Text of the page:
“It’s a Roland HandSonic,” he says. “My partner suggested I get it because I love hand percussion. I was exploring it and there were beats in it already. I went, ‘Wow, listen to that’. I didn’t realise that they were sampled from somebody else. I didn’t know anything about how it worked, I just had this tool in my hands. I included beats in some of the tracks that were already recorded and then I added my own beats over the top of them. Later somebody said, ‘I’m so glad you used that particular sample, it’s one of my favourites!’.” 

‘La Vita’, another of the highlights of ‘Primal Prayer’, features Copeland singing in a soaring operatic tone, a return (of sorts) to his lieder training.  He sings in Italian, a language he’d only been learning for a year at the time the track was recorded. He describes how he woke up one morning and the vocal flowed out. 

“I can tell you, I did not speak this language!” he declares. “At the end of the day, I couldn’t even speak what little I’d been able to earlier on. I just woke up and this thing was in front of me. That part of this music was singing itself and I wrote it down. That whole album ended up with me being able to explore aspects of myself I had not explored in a long time.”

The composition process behind ‘La Vita’ was a mystery, seemingly arriving fully formed from the ether. Copeland believes all creativity stems from this same source and it’s just a matter of tapping into it.

“It’s not that I decide to write, I have this thing called the Universal Broadcasting System, the UBS,” he says. “I actually think we’re all tuned  into it and we’re being sent information all the time. When a thought or an idea comes through, I’m usually doing something entirely different. I’m doing the laundry or preparing dinner or walking through woods, and a melody or some words come. I run to the keyboard and translate it as fast as I can.  Then I get back to it and see if I can flesh it out. Most of my dearest friends are visual artists of extraordinary talents and everybody says the same thing, ‘Oh yes, absolutely, it came from out of nowhere. I believe that I picked up on something that was sent through me’. That’s how they speak about it.”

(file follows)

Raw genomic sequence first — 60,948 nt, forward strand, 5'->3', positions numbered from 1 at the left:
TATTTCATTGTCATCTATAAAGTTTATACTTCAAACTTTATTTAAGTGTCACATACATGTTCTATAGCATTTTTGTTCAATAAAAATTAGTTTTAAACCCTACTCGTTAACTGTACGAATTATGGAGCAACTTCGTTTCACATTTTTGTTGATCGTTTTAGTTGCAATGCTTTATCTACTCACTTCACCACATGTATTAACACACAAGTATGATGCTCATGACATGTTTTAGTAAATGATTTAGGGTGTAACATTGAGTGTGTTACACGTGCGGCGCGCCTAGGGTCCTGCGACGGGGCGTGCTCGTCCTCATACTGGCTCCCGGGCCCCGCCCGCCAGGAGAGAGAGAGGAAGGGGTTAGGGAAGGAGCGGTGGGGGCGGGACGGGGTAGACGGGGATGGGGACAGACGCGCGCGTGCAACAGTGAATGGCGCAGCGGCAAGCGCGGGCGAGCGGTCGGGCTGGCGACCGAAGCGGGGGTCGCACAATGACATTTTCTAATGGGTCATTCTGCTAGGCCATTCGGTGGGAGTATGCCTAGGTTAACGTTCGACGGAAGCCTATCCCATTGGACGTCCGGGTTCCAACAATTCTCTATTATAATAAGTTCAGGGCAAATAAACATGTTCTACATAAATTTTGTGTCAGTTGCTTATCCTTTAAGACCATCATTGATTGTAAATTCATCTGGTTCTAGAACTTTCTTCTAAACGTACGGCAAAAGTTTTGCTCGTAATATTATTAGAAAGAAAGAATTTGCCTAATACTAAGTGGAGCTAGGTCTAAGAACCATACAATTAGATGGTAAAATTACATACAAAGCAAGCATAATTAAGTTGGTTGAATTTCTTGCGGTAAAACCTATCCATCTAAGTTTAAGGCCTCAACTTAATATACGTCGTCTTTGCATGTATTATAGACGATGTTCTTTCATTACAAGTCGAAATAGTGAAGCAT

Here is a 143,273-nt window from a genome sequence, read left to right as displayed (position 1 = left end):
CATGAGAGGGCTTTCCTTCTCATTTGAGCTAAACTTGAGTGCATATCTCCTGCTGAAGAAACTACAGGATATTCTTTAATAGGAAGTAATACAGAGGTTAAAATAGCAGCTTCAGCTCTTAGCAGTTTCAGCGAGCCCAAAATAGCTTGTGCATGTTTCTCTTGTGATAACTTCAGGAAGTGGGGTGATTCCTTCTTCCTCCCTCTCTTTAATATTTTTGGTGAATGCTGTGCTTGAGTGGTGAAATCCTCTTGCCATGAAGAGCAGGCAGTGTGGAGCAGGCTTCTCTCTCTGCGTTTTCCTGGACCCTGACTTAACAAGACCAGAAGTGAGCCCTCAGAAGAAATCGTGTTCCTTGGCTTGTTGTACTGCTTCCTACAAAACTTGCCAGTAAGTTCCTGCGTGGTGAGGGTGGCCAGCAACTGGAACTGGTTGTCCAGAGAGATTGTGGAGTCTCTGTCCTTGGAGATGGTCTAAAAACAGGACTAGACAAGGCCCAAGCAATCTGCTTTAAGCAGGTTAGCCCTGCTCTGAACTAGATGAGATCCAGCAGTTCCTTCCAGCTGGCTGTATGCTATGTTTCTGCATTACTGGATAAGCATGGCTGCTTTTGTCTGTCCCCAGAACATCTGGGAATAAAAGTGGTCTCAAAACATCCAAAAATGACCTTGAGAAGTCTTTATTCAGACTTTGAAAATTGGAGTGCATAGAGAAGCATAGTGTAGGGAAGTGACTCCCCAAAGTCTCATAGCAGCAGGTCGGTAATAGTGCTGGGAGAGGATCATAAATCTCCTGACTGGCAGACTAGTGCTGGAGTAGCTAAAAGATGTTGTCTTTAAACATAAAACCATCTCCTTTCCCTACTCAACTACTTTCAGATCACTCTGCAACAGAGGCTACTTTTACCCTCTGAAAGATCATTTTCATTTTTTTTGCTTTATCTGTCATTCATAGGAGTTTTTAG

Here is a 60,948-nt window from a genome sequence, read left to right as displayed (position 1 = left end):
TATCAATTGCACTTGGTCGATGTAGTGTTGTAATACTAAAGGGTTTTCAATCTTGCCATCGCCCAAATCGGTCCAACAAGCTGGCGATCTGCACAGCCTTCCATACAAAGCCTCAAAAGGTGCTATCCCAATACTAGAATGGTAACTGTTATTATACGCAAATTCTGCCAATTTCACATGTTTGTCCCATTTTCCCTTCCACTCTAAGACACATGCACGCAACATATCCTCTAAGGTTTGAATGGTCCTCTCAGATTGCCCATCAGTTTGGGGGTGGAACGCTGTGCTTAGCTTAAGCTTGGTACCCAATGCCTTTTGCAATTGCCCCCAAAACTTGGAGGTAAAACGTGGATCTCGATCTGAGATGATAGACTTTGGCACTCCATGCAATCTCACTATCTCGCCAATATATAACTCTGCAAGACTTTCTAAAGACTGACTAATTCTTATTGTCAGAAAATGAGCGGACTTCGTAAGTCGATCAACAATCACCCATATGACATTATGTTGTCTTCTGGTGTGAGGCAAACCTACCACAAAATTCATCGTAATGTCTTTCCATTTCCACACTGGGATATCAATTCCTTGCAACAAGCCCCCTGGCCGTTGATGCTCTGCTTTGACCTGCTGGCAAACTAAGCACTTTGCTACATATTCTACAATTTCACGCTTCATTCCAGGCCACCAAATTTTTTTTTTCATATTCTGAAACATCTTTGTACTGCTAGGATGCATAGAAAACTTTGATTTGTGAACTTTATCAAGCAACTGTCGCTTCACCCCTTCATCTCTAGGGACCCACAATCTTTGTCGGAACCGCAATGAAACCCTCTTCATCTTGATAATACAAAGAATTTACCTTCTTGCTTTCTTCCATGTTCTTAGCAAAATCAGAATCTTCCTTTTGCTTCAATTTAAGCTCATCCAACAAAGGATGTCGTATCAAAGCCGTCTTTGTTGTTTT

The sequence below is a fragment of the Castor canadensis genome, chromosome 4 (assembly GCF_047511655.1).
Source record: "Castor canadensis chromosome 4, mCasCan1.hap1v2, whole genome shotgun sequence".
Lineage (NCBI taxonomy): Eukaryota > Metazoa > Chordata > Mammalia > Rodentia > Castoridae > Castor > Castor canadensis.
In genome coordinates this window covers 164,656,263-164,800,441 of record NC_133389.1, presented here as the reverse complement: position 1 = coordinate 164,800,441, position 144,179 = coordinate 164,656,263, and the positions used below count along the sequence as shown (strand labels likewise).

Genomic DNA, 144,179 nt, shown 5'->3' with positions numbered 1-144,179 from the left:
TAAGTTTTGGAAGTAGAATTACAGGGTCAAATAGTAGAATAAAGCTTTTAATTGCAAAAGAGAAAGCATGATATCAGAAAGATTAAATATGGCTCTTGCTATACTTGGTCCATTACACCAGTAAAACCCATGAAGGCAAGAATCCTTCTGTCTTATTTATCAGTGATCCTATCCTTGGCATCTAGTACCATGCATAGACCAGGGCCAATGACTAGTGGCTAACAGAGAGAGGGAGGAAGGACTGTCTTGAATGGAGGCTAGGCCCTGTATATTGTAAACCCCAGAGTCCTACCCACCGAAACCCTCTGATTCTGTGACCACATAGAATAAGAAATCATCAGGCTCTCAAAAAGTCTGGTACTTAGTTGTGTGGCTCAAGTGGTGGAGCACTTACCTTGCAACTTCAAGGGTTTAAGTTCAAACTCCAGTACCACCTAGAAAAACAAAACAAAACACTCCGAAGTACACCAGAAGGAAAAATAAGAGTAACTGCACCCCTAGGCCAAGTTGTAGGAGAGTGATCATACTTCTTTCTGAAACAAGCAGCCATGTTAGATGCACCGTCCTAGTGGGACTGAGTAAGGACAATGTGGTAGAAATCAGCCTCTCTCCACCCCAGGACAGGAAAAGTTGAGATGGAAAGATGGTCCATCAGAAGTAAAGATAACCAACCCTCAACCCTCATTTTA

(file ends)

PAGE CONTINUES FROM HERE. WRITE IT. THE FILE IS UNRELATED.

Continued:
Although he was born in Philadelphia, Copeland has spent almost his entire life in Canada. It’s a place that he says has a profound impact on the music he makes, especially the grand panoramas  of the landscape.

“Where I have lived and kept a home for most of the time I’ve been here, there are 30,000 lakes and these old trees and this incredible rock,” he notes. “When I’m on that land, it translates into music for me.”

Copeland and his wife were supposed to have moved house a few months ago, but the Covid pandemic struck at exactly the wrong time for them and they were unable to travel to their new home due to local lockdown restrictions.  He suddenly had no gigs, either. They were faced with the prospect of being made temporarily homeless, but their daughter started a crowdfunding campaign to keep them going until they could make their move. They were expecting maybe a few thousand dollars at most, but they were astonished  by the generosity of the response. 

“Here was a live example coming to us of the kindness of people around the world,” says Copeland. “To take care of someone they don’t really know, that was life-changing.”

Beyond playing music, one of Copeland’s consuming passions is a love for dance. He studied it as a child, but now it’s a form of relaxation and exercise for him.

“I was dancing this morning and it literally brought me to tears,” he reveals. “I realised this is an art form that I love more than I can say. I adore this.  My wife was a professional dancer and we go to dance as often as we can. It’s my hobby. I want to dance every single day for at least half an hour.”

Talking to Beverly Glenn-Copeland, you get the sense of an endlessly inquisitive mind, as well as an artist whose music speaks deeply to the listener through its compassion. When asked about his legacy, a desire to inspire and uplift shines through.

“I want people to feel encouraged about life and how they can make life better, both personally and in their neighbourhoods,” he says.

‘Transmissions: The Music Of Beverly Glenn-Copeland’ is released on Transgressive